Families and ...
Why are there continuous articles and programs discussing the dangers of gateway drugs? The use of alcohol and/or tobacco (cigarettes and chewing tobacco) can open the door of curiosity to other drugs like marijuana, crack, and inhalants. Scientists are gathering evidence that tobacco and its key ingredient, nicotine, may open the way to more serious drug and alcohol use as reported by the National Institute of Drug/Alcohol (NIDA) Notes, Summer/Fall 1991.
Smoking may not be a specific cause of drug and alcohol use, but it presents powerful preventable risk factors preceding drug and alcohol use. Three characteristics are present:
1) nicotine, a powerful addicting drug, 2) cigarette smoking, a learned behavior and 3) nicotine that regulates mood and behavior, relieving stress and boredom.
Vincent Burfalino of the Chicago Tribune (10/31/95) exposed the marketing hook that tobacco companies use to aggressively advertise to children. They promote T-shirts, baseball caps, and cigarette lighters.
Inhalants are another curiosity step that produce psychoactive (mind-altering) vapors in youth ages 7 to 17. These forms of sniffing. They are found in expensive solvents, aerosols, some anesthetics and other chemicals. Examples are model air plane glue, nail polish remover, lighter and cleaning fluids, and gasoline.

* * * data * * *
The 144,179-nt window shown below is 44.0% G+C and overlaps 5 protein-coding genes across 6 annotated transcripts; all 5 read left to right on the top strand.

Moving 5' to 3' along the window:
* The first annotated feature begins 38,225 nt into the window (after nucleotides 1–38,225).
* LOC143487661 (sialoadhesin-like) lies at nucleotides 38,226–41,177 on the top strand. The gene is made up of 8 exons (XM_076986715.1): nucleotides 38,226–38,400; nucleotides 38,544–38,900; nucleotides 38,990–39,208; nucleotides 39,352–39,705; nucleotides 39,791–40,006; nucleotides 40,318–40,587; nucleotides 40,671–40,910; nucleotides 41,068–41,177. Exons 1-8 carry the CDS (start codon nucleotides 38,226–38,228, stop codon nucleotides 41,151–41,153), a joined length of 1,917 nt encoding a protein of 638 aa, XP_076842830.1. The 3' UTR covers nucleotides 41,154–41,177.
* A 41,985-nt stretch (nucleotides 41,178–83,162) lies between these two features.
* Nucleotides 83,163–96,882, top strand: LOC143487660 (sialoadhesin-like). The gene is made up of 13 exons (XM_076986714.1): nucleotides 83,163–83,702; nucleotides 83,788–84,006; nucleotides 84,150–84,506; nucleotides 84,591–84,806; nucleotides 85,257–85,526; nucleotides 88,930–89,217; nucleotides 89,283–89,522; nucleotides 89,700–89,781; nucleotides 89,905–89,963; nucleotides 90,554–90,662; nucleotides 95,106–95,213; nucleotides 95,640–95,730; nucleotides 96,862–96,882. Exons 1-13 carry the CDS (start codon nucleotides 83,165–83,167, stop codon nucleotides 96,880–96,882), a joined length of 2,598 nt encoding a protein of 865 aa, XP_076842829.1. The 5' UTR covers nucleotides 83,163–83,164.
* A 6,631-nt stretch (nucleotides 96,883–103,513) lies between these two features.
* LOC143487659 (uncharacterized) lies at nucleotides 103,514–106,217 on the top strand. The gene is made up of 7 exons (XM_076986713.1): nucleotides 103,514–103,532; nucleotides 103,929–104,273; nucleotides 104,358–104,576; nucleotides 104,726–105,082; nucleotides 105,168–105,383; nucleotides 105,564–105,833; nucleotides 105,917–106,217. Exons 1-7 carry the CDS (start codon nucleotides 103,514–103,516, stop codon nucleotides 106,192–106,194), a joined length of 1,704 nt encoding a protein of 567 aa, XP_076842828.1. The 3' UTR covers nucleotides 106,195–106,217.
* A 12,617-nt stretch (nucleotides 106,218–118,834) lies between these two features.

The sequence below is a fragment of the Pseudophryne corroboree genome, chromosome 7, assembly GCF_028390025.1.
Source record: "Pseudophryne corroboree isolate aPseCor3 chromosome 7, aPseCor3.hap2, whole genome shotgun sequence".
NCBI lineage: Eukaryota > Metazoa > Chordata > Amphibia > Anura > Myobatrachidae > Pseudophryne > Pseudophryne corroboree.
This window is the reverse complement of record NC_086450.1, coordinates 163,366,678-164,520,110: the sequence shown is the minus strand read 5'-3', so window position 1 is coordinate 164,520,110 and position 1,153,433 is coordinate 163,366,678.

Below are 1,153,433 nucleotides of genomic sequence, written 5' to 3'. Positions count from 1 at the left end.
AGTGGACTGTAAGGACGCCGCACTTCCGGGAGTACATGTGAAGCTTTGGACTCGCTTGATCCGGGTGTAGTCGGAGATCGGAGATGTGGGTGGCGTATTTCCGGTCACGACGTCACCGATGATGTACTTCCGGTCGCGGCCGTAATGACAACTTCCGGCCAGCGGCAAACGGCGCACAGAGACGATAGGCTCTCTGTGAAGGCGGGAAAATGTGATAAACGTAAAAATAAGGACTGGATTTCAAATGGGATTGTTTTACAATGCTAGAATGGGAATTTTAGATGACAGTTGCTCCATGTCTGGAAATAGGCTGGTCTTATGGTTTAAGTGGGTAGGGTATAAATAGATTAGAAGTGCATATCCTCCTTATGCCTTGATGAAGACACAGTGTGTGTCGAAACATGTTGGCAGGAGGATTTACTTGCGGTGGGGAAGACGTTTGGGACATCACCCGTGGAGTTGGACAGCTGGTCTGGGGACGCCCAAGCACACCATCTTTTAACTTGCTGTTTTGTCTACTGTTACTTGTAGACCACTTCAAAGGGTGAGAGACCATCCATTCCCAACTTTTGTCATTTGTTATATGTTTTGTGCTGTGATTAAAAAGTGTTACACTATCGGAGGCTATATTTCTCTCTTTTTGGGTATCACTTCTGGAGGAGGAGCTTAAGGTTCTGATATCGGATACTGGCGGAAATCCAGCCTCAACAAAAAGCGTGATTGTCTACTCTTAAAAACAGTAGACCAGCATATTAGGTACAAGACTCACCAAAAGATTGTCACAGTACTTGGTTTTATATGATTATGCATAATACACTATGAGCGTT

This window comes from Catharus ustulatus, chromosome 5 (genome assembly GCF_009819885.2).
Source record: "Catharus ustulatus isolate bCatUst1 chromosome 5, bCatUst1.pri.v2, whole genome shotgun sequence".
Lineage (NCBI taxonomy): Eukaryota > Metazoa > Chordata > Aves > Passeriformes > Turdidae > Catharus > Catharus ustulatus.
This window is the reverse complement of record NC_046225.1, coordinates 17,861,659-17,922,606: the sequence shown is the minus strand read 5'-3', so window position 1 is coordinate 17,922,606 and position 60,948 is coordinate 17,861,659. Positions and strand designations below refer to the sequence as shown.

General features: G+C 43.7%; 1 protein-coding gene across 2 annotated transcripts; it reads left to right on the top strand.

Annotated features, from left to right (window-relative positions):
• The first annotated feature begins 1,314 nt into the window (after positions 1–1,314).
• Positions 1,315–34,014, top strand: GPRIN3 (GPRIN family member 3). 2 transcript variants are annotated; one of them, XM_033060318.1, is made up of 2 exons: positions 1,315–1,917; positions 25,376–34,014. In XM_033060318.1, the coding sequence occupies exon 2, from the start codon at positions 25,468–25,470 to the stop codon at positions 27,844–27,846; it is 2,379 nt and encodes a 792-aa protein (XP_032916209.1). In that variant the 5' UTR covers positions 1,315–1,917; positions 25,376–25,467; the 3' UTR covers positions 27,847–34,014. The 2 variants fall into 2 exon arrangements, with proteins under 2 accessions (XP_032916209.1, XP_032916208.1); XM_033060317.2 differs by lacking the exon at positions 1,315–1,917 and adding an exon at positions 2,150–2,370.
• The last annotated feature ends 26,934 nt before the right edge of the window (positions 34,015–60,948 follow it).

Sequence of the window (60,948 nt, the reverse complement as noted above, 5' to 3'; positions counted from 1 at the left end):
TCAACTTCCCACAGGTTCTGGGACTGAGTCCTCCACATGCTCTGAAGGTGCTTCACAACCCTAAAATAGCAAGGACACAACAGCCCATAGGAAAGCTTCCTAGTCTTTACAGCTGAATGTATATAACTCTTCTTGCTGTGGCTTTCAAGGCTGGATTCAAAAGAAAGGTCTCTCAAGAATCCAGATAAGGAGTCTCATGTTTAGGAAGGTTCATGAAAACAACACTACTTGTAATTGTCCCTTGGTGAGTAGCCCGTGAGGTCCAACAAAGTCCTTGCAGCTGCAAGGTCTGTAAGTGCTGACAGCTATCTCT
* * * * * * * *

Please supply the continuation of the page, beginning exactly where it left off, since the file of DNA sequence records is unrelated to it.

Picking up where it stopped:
Alcohol research suggests that alcohol use tends to increase the chance of using cigarettes and marijuana. According to a Gallup Youth Survey (5/97) alcohol is creeping back up in popularity. Most young alcohol users start drinking in the critical age period between 13 and 16. Alcohol use indicates an increasing pattern of alcohol and other drug use. The alarming trends in the greater use of alcohol and tobacco among youth are due, at least in part, to extensive advertising campaigns.
Most important, as parents, continue the honest discussion of the dangers of these drugs. Encourage youth to share their concerns and questions. Remember to listen. This sends an important message to your youth that you care.
For further information, contact the National Clearinghouse for Alcohol and Drug Information at (800) 729-6686 or Prevention First at (800) 252-8951.